ACTIVE VS. PASSIVE: WHICH IS THE BEST COMMAND INSTRUCTIONS FOR MACHINE’S VIDEO TUTORIAL?

 

Hanif Aqil AZHAR1, Ahmad Firdaus ABDULLAH1, Mohd Raziff MAT HASSAN2, Ammar ADNAN3, Radin Zaid RADIN UMAR4, Siby SAMUEL5, Mohd Hanafi ANI1, Malek HAMID1, *

 

1Department of Manufacturing and Materials Engineering, Faculty of Engineering, International Islamic University Malaysia, Kuala Lumpur, Malaysia

2 Faculty of Science & Technology Open University Malaysia, Kuala Lumpur, Malaysia

3SimplyErgo Consultancy, Kedah, Malaysia

4Faculty of Manufacturing Engineering, Universiti Teknikal Malaysia Melaka, Melaka, Malaysia

5Department of System Design Engineering, University of Waterloo, Ontario, N2L 3G1, Canada

 

* Corresponding Author: abdmalek@iium.edu.my

 

ABSTRACT

 

The application of video tutorial as educational pedagogy is a great learning method, especially for engineering students. Currently, in engineering field, there is no specific instruction on types of command used for machinery video tutorial. Hence, for this study the aim is to obtain the preferable type of command of instruction for learning engineering machinery. In order to achieve the aim, the following objectives need to be met: (i) To evaluate the effect of active and passive voice as the command of instruction of machine’s video tutorial on overall hands-on learning performance and; (ii) To evaluate the effect of active and passive voice as the command of instruction of machine’s video tutorial on hands-on learning performance on specific criteria – safety, equipment, procedure, and housekeeping. Thirty-two undergraduate students were recruited and randomly assigned into two groups – Active and Passive. Eight video tutorials embedded with active and passive voice were developed for the participants to watch and then four set of assessment test were designed to assess participant hands-on learning performance based on the tutorials. Overall, there was a significant different in the scores for Active group (M = 10.938, SD = 0.704) and Passive group (M = 9.281, SD = 1.110) conditions; t (16) = 5.040, p < 0.0001. Based on criteria – in housekeeping, there is a significant different between Active group (M = 2.875, SD = 0.289) and Passive group (M = 1.781, SD = 0.856) conditions; t (16) = 4.844, p < 0.0001. In safety, there is marginally significant different between Active group (M = 2.938, SD = 0.250) and Passive group (M = 2.688, SD = 0.479) conditions; t (16) = 1.852, p = 0.077. In equipment, there is no significant different between Active group (M = 2.875, SD = 0.342) and Passive group (M = 2.781, SD = 0.407) conditions; t (16) = 0.706, p = 0.486. In procedure, there is no significant different between Active group (M= 2.250, SD = 0.577) and Passive group (M = 2.031, SD = 0.427) conditions; t (16) = 1.219. p = 0.233. These findings show that, using active voice in video tutorial do improve the hands-on learning performance, especially in the housekeeping and safety aspect.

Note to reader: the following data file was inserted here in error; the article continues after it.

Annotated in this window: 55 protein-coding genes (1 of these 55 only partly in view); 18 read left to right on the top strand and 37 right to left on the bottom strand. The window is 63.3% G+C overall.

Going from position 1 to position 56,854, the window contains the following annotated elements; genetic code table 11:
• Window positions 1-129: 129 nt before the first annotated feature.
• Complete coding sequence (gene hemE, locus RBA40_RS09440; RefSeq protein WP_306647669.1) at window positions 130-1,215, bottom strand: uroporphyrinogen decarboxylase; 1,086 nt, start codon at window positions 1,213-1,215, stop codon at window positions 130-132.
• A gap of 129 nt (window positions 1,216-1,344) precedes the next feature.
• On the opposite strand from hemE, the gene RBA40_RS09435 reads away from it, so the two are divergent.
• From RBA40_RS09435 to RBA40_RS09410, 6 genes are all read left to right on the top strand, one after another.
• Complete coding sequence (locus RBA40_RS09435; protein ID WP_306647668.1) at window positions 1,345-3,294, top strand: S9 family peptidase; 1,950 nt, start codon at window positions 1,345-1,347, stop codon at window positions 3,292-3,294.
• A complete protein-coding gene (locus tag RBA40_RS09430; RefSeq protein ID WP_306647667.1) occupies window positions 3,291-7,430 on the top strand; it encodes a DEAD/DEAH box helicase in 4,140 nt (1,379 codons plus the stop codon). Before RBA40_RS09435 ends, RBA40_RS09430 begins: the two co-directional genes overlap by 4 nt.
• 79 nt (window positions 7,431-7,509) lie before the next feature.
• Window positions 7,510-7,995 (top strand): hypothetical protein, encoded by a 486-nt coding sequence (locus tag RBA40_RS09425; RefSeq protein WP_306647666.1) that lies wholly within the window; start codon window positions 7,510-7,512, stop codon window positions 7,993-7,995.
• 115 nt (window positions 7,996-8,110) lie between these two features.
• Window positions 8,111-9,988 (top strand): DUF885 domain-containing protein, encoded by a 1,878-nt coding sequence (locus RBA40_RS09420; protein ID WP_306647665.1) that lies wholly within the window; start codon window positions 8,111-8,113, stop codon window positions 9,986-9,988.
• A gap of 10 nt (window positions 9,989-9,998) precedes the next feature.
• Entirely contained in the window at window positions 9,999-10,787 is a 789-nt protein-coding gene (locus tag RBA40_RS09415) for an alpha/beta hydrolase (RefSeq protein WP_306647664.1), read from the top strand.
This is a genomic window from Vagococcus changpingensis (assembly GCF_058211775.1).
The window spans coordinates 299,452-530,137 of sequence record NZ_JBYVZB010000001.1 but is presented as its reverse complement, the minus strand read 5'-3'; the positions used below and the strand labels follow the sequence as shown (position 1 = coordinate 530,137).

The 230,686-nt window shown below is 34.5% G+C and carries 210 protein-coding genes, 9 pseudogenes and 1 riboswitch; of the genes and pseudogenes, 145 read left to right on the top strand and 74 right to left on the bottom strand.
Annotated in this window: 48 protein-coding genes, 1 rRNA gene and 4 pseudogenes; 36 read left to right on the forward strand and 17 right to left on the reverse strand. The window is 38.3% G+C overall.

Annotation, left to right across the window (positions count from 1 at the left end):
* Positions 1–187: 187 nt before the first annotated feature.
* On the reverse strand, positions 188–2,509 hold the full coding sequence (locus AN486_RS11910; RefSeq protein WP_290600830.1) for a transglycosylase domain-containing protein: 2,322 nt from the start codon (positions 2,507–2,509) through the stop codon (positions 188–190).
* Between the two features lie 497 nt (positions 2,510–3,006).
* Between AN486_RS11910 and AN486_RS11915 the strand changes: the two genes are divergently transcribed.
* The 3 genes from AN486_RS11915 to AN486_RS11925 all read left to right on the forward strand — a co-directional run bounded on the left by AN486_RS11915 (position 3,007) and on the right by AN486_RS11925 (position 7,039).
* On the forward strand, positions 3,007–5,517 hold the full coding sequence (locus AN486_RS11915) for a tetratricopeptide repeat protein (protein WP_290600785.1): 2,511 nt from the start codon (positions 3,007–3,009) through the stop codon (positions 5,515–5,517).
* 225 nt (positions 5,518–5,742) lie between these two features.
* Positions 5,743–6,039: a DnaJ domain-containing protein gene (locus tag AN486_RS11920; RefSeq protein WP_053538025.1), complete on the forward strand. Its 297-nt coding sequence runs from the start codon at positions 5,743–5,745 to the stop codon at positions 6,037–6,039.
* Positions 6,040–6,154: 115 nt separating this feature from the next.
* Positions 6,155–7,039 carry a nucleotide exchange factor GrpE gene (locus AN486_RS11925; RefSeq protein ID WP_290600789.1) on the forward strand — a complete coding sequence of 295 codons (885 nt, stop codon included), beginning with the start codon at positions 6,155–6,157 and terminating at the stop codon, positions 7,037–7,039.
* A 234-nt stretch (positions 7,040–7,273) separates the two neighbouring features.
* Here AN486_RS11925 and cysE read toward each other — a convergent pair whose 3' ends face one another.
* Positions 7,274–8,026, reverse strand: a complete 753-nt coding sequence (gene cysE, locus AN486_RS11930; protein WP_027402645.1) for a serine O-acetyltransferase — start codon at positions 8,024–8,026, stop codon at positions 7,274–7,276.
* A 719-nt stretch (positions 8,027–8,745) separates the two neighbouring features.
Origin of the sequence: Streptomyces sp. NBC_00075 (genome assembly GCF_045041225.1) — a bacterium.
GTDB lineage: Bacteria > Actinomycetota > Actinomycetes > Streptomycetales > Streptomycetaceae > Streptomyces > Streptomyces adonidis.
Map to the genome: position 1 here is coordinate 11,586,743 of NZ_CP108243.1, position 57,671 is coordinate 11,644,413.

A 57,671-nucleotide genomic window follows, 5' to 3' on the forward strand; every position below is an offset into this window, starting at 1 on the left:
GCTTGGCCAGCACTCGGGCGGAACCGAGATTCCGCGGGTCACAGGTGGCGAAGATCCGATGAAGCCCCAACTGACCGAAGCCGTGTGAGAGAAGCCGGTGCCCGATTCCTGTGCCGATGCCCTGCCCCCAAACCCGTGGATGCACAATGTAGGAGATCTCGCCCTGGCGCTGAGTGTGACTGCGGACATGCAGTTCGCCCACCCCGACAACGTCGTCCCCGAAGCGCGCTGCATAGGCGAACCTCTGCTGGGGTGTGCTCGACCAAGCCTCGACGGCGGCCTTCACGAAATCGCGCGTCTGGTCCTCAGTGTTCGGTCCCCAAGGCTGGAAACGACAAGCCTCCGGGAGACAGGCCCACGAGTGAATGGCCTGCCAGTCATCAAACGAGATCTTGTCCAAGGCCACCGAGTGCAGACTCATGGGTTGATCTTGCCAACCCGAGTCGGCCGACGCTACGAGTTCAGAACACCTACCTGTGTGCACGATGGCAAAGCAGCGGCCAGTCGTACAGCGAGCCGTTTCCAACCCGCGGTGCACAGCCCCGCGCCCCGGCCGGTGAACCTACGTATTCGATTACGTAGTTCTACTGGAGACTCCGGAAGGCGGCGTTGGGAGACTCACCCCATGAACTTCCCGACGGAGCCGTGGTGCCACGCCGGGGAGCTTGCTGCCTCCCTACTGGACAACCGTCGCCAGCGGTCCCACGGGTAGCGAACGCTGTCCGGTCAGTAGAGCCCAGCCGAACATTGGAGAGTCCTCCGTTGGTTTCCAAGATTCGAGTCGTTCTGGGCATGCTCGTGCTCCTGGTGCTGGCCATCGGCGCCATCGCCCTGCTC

Keywords: Machine’s tutorial, Active voice, Passive voice, Video tutorial, Hands-on, Learning performance

 

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